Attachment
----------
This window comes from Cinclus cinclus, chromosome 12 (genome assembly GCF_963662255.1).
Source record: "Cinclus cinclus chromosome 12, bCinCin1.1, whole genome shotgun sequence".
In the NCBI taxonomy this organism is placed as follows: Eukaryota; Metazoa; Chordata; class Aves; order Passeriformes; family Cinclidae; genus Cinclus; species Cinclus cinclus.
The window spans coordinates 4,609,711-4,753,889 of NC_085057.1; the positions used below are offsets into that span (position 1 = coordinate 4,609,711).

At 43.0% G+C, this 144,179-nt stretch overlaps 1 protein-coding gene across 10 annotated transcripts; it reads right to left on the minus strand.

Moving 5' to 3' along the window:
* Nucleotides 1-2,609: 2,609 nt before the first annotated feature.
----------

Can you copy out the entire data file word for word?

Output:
This window comes from Cinclus cinclus, chromosome 12 (genome assembly GCF_963662255.1).
Source record: "Cinclus cinclus chromosome 12, bCinCin1.1, whole genome shotgun sequence".
In the NCBI taxonomy this organism is placed as follows: Eukaryota; Metazoa; Chordata; class Aves; order Passeriformes; family Cinclidae; genus Cinclus; species Cinclus cinclus.
The window spans coordinates 4,609,711-4,753,889 of NC_085057.1; the positions used below are offsets into that span (position 1 = coordinate 4,609,711).

At 43.0% G+C, this 144,179-nt stretch overlaps 1 protein-coding gene across 10 annotated transcripts; it reads right to left on the minus strand.

Moving 5' to 3' along the window:
* Nucleotides 1-2,609: 2,609 nt before the first annotated feature.